English Ivy plants are natives of Europe and grow as houseplants across the US. While growing them indoors, you might wonder if you selected the right pot for your English Ivy. Let’s find out.
Grow your English Ivy plants in clay pots to help the air circulate in the soil. They do not like soggy soil, so using a plastic or metal pot is not ideal for them. A pot with drainage holes is ideal for draining the excess water. Never go for a pot that is too big for the plant.
In this article, we will provide you with all the information about the correct pot type for your English Ivy and the pros and cons of each type so that you can choose the perfect spot for your plant.
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How big of a pot does English Ivy need?
While growing indoor plants, the type of the pot matters.
Unlike an outdoor plant that grows independently on the earth, a potted plant’s growth is confined within the pot.
The pot provides the plant with the required support and space to grow.
The ideal pot should not be more than 2 inches bigger than the existing one.
This size would give the roots space to grow without keeping them clogged in water.
Factors to consider while choosing a pot for your English Ivy
Consider a few factors when choosing the pot to grow your English Ivy.
These will help you choose a suitable pot.
The size of the pot plays a crucial role.
Getting a wrong-sized pot can be highly detrimental to your plant’s health.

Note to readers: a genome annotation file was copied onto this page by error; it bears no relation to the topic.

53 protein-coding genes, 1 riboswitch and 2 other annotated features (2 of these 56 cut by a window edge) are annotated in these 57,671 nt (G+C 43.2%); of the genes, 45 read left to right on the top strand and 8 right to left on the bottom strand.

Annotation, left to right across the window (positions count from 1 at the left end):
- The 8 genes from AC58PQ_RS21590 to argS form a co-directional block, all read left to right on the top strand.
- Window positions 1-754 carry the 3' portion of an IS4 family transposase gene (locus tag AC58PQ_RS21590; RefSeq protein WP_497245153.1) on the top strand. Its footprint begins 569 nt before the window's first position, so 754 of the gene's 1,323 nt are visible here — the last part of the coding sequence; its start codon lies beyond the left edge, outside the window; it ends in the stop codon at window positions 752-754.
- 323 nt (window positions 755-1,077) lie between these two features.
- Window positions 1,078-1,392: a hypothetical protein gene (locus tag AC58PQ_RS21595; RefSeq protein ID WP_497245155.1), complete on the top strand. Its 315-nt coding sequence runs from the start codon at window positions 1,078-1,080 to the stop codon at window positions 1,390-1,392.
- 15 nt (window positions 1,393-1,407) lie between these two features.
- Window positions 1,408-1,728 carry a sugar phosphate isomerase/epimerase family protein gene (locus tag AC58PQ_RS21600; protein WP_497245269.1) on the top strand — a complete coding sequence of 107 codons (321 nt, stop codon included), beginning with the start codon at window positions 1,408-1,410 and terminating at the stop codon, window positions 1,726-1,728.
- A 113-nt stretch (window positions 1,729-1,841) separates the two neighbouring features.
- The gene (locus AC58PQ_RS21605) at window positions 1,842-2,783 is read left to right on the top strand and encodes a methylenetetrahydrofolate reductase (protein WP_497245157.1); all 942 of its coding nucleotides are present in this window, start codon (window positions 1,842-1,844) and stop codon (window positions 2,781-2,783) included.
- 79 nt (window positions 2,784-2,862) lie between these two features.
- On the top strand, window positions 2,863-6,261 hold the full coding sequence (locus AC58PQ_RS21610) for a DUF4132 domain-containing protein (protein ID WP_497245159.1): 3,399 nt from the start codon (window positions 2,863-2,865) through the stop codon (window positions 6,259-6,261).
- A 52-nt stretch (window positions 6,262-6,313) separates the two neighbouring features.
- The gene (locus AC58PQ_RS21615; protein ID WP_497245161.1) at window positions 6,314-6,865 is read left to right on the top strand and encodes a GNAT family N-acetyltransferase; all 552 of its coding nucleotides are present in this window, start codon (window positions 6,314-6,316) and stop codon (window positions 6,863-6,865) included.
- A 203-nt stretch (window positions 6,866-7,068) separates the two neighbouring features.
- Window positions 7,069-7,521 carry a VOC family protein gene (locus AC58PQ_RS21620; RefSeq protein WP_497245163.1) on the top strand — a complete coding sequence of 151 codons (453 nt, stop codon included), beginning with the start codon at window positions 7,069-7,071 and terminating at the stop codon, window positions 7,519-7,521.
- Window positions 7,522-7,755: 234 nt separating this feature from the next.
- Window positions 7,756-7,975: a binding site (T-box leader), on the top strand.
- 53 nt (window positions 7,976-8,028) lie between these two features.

I had made the mistake of putting one of my plants in a pot that was too big, so I would not need to repot it frequently.
But this mistake killed the plant.
I learned it the hard way, but you don’t need to.
When you use a big pot, it holds more moisture than the plant can absorb.
Due to this, the soil stays wet for an extremely long time.
This constantly wet soil is disastrous to plants like English Ivy, which does not enjoy wet soil.
This results in fungus growth and leads to root rot.
Also, a large pot will take all the plant’s energy in developing its roots, reducing the foliage growth.
Similarly, if you get a too-small pot, the plant will not get enough space inside the pot.
English Ivy enjoys airflow in the roots and does not like to be suffocated.
The roots will not get the space to expand, making it get pot-bound too soon.
A small pot will tend to suffocate the roots due to a lack of air.
Hence, a smaller pot cannot provide sufficient nutrients and energy.
One common mistake many of us commit is growing our beloved plants in decorative pots with no drainage holes.
When we start, many of us don’t understand the importance of drainage holes in the pots.
Check for drainage holes at the bottom of whichever pot you buy, so the extra water cannot accumulate and flow out.
In the absence of drainage holes, the water accumulates at the bottom of the pot, keeping the soil soggy and making it a breeding ground for fungus.
If your existing pot does not have drainage holes, you can drill a few if possible.
Nowadays, many want to keep their plants in fancy pots which do not come with drainage holes.
There’s a solution for that as well.
You plant your English Ivy in a regular pot with holes and put this entire pot inside the decorative pot.
So when you water it, bring the plant out from the fancy pot, water it, let the water drain, and then put it back inside.
The pots are available in various materials like plastic, wood, terracotta, fiberglass, and ceramic.
Each has its pros and cons, which we will discuss thoroughly in this article.
After you get a pot for your English Ivy, you need to keep it clean.
The buildups from the soil, water, fertilizers, and dirt contaminate the pots.